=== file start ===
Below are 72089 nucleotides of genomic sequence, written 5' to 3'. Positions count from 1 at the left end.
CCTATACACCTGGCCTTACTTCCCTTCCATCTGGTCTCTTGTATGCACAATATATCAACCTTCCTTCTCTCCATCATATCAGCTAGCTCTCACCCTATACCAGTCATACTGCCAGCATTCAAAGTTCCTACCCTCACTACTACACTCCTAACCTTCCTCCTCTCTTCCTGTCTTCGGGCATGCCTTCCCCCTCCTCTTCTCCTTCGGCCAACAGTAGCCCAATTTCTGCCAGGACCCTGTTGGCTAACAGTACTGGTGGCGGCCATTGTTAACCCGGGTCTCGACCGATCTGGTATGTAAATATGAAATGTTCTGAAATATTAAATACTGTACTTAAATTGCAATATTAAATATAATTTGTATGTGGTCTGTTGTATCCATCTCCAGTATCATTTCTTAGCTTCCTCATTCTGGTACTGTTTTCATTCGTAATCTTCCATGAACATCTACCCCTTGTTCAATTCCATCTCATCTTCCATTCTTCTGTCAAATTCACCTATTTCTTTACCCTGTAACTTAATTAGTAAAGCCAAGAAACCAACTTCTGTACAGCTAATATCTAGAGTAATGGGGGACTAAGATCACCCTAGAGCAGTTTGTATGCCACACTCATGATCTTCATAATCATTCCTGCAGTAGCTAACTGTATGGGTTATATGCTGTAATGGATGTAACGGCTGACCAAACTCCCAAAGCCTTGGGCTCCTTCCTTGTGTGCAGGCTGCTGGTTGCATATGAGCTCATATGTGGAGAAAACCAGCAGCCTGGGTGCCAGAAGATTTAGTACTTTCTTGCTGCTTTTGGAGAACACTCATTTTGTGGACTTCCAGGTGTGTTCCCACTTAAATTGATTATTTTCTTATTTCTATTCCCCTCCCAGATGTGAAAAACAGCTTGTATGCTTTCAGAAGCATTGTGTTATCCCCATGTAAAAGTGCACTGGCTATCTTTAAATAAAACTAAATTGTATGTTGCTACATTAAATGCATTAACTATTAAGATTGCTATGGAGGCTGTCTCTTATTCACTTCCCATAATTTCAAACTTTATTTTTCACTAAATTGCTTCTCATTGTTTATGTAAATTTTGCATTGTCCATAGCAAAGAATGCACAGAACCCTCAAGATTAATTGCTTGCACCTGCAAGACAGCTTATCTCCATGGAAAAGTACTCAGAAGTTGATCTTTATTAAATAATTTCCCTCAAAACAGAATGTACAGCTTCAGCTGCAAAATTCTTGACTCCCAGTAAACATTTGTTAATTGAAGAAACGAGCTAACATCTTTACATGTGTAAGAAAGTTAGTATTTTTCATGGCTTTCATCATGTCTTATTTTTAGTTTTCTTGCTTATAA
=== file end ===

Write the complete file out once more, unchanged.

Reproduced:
Below are 72089 nucleotides of genomic sequence, written 5' to 3'. Positions count from 1 at the left end.
CCTATACACCTGGCCTTACTTCCCTTCCATCTGGTCTCTTGTATGCACAATATATCAACCTTCCTTCTCTCCATCATATCAGCTAGCTCTCACCCTATACCAGTCATACTGCCAGCATTCAAAGTTCCTACCCTCACTACTACACTCCTAACCTTCCTCCTCTCTTCCTGTCTTCGGGCATGCCTTCCCCCTCCTCTTCTCCTTCGGCCAACAGTAGCCCAATTTCTGCCAGGACCCTGTTGGCTAACAGTACTGGTGGCGGCCATTGTTAACCCGGGTCTCGACCGATCTGGTATGTAAATATGAAATGTTCTGAAATATTAAATACTGTACTTAAATTGCAATATTAAATATAATTTGTATGTGGTCTGTTGTATCCATCTCCAGTATCATTTCTTAGCTTCCTCATTCTGGTACTGTTTTCATTCGTAATCTTCCATGAACATCTACCCCTTGTTCAATTCCATCTCATCTTCCATTCTTCTGTCAAATTCACCTATTTCTTTACCCTGTAACTTAATTAGTAAAGCCAAGAAACCAACTTCTGTACAGCTAATATCTAGAGTAATGGGGGACTAAGATCACCCTAGAGCAGTTTGTATGCCACACTCATGATCTTCATAATCATTCCTGCAGTAGCTAACTGTATGGGTTATATGCTGTAATGGATGTAACGGCTGACCAAACTCCCAAAGCCTTGGGCTCCTTCCTTGTGTGCAGGCTGCTGGTTGCATATGAGCTCATATGTGGAGAAAACCAGCAGCCTGGGTGCCAGAAGATTTAGTACTTTCTTGCTGCTTTTGGAGAACACTCATTTTGTGGACTTCCAGGTGTGTTCCCACTTAAATTGATTATTTTCTTATTTCTATTCCCCTCCCAGATGTGAAAAACAGCTTGTATGCTTTCAGAAGCATTGTGTTATCCCCATGTAAAAGTGCACTGGCTATCTTTAAATAAAACTAAATTGTATGTTGCTACATTAAATGCATTAACTATTAAGATTGCTATGGAGGCTGTCTCTTATTCACTTCCCATAATTTCAAACTTTATTTTTCACTAAATTGCTTCTCATTGTTTATGTAAATTTTGCATTGTCCATAGCAAAGAATGCACAGAACCCTCAAGATTAATTGCTTGCACCTGCAAGACAGCTTATCTCCATGGAAAAGTACTCAGAAGTTGATCTTTATTAAATAATTTCCCTCAAAACAGAATGTACAGCTTCAGCTGCAAAATTCTTGACTCCCAGTAAACATTTGTTAATTGAAGAAACGAGCTAACATCTTTACATGTGTAAGAAAGTTAGTATTTTTCATGGCTTTCATCATGTCTTATTTTTAGTTTTCTTGCTTATAA